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May
21
revised Is there an intuitive way of creating Boolean rules without requiring knowledge of Boolean logic?
reworded the question
May
21
comment Is there an intuitive way of creating Boolean rules without requiring knowledge of Boolean logic?
There are several questions in UX SE already that are related to this question.Intuitive interface for composing boolean logic. Good solution for boolean filters.Does the average web user know about Boolean algebra
May
21
suggested approved edit on Is there an intuitive way of creating Boolean rules without requiring knowledge of Boolean logic?
May
15
revised Is there a research about effectiveness of swipe interfaces vs tap interfaces?
Fixed the grammar in the second sentence.
May
15
revised Field label alignment and the problem of internationalization
Fixed a misspelling of the work 'label' in the title
May
15
comment A graph system for drawing conclusions
Try searching for research or designs in 'diagrammatic reasoning'.
May
15
suggested approved edit on Is there a research about effectiveness of swipe interfaces vs tap interfaces?
May
15
suggested approved edit on Field label alignment and the problem of internationalization
May
15
comment Color Emotion Naming Convention Standard?
Part III - Three examples of research results with the emotion-color mapping. 1. Page 13. 2. Section 3.2. 3. Table 2+.
May
15
comment Color Emotion Naming Convention Standard?
Part II - Examination of the relationship between Pleasure-Arousal-Dominance model of emotion and hue, brightness, and chroma. See page 402+. Similar research using valence-arousal.
May
15
comment Color Emotion Naming Convention Standard?
Part I - There is (almost) a century of research on this topic. As Aadam points out, there are cultural differences in the meaning of color. However, 'meaning' and 'emotion' are not the same thing. I'll attempt to answer the question as it is posed where mood is related to emotion. First, the relationship between emotion and color depends on your model of emotion. Second, 'color' can be broken down into hue, chroma, and brightness. The rest of my comment references research into this topic. Whether the UI framework color names are based on this research is unknown.
May
15
comment Why are messages on the road printed in reverse?
Part II - Putting the words in traditional order would mean one of two things: (1) assume constant letter size - the driver will be past the words at the end of the message by the time the driver needs to read the message, or (2) assume letter size variable letter size - the words at the beginning of the message would have to be much larger than the words at the end of the message because the words at the beginning of the message have to be readable sooner and from a larger distance than the words at the end of the message.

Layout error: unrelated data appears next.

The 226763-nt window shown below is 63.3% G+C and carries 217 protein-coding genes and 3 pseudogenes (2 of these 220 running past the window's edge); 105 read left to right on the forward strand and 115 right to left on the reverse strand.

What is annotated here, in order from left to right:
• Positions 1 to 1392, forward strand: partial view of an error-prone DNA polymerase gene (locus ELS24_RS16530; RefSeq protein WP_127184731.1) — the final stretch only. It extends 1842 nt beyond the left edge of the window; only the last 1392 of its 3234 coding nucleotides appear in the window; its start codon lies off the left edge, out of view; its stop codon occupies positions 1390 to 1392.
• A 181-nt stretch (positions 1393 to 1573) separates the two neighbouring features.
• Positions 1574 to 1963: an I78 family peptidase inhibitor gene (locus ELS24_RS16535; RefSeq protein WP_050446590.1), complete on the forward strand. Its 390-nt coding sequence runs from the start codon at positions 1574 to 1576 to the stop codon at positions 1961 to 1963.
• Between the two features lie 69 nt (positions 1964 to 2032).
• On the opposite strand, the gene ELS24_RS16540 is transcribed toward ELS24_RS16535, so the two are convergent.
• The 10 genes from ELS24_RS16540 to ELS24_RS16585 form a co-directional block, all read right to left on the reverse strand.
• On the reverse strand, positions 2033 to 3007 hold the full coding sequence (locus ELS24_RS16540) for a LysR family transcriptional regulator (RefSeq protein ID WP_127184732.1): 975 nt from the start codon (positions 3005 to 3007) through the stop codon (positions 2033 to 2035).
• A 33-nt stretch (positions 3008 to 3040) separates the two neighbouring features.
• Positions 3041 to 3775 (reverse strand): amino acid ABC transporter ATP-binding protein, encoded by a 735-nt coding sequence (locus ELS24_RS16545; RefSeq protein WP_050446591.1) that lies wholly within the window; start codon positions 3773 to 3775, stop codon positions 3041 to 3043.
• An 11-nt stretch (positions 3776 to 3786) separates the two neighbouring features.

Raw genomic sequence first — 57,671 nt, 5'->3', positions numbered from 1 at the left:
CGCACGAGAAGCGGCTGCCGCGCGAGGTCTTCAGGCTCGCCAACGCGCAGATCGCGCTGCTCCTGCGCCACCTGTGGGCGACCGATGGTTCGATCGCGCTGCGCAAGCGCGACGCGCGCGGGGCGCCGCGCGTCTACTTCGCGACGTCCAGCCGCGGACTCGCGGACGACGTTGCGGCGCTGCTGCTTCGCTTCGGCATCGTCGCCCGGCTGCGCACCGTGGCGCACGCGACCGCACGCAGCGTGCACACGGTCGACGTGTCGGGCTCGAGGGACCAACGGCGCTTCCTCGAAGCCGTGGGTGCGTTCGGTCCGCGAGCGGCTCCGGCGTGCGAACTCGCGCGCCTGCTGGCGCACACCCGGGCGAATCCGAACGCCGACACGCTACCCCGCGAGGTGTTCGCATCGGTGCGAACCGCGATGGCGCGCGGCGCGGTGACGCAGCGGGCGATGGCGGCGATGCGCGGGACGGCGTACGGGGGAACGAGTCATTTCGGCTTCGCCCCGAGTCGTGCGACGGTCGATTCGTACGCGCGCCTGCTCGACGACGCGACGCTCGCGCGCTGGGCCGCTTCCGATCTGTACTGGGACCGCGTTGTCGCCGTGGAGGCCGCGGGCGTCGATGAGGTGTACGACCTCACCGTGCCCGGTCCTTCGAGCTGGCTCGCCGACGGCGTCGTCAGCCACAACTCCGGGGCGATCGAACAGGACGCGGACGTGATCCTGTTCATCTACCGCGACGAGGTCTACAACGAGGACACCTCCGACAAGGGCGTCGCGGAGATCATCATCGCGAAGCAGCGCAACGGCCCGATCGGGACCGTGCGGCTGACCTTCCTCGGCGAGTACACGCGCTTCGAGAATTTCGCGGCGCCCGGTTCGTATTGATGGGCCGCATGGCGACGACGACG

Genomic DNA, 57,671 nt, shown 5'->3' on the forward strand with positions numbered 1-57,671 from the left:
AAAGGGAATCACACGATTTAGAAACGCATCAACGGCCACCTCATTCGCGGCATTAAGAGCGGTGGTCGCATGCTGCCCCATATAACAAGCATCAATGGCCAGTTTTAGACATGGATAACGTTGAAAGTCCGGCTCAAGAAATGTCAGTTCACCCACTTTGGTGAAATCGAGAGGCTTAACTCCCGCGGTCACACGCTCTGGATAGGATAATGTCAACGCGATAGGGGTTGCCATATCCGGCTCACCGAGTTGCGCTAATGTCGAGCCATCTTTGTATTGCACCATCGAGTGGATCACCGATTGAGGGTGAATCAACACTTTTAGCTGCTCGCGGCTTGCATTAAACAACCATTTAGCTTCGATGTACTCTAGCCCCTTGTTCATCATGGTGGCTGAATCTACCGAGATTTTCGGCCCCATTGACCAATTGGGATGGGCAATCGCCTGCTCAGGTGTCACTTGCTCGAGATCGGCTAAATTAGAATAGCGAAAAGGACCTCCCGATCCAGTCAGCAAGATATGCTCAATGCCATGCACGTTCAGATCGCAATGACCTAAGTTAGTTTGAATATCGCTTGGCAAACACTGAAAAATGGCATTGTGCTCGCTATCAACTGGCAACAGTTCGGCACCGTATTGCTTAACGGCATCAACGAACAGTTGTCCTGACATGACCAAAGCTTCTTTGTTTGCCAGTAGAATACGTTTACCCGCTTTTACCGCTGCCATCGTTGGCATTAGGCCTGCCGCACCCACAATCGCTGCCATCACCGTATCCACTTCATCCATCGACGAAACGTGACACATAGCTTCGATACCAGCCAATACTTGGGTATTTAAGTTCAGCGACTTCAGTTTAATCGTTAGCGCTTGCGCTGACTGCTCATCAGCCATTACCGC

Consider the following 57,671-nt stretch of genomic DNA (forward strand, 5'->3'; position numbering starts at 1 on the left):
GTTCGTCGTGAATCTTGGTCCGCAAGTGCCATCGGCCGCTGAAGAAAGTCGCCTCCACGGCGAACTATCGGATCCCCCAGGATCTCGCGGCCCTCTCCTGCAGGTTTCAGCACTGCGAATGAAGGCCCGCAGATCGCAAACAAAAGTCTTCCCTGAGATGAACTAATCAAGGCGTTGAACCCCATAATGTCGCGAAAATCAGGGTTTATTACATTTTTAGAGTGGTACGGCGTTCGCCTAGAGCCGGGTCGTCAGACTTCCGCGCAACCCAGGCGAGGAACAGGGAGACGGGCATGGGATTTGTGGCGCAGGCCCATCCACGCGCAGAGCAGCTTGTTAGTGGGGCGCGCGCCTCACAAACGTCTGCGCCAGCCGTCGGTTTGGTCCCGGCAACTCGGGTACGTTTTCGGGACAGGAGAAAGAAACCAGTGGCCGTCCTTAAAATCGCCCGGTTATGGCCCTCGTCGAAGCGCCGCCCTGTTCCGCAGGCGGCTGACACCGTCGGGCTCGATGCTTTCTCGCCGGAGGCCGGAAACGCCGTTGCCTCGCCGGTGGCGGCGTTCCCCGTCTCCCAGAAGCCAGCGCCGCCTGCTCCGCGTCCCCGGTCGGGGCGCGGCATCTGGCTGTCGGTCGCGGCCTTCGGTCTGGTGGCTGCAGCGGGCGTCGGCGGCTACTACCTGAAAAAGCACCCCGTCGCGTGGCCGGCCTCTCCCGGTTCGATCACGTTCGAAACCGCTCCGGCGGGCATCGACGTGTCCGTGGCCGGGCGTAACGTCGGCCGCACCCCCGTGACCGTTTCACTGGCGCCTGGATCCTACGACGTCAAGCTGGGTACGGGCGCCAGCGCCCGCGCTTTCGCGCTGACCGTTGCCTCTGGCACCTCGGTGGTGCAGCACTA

May
15
comment Why are messages on the road printed in reverse?
Part I - The minimum recommended preview time is 3s. See page 20-2. Guidelines for the minimum visual angle of horizontal signing are described here on page 3.. These two values and the average travel speed of a vehicle on the road where the sign appears gives you the reason for the reverse ordering of words in a message.
May
15
comment Do signs printed on the road offer a significant advantage for the user over signs on a post?
Part II - Look at the values in the % Change column in the section titled 'Signs'. The negative values in this section indicate greater effectiveness than the pavement marking signs referenced in the other section. This means the pavement marking signs were more effective in getting drivers to obey the posted speed limit but enhanced road-side signs were more effective than pavement markings.
May
15
comment Do signs printed on the road offer a significant advantage for the user over signs on a post?
Part I - The answer to the question is 'Yes, signs printed on the road offer a significant advantage for users overs signs on a post' in certain conditions and when 'user' means 'anybody that benefits from drivers obeying the speed limit.' This is a summary of speed countermeasure research up to 2009.. Look at the section titled 'Surface Treatments and Markings'. The values in the % Change column are negative (mostly). The negative values mean drivers reduced speeds compared to the baseline, i.e., signs on a post.
May
12
comment Do signs printed on the road offer a significant advantage for the user over signs on a post?
Pavement markings (which is the phrase you want to use when searching for this topic) are effective in controlling driver speeds. See page 14 of this research summary. The reasons for using roadside elevated signage instead of pavement markings are mentioned in the research too. The answers below cover most of those reasons.
Nov
4
answered Should a tree map be scrollable?
Nov
3
revised Should a tree map be scrollable?
added tags to capture the data visualization part of the question
Nov
3
suggested approved edit on Should a tree map be scrollable?
Nov
2
awarded  Yearling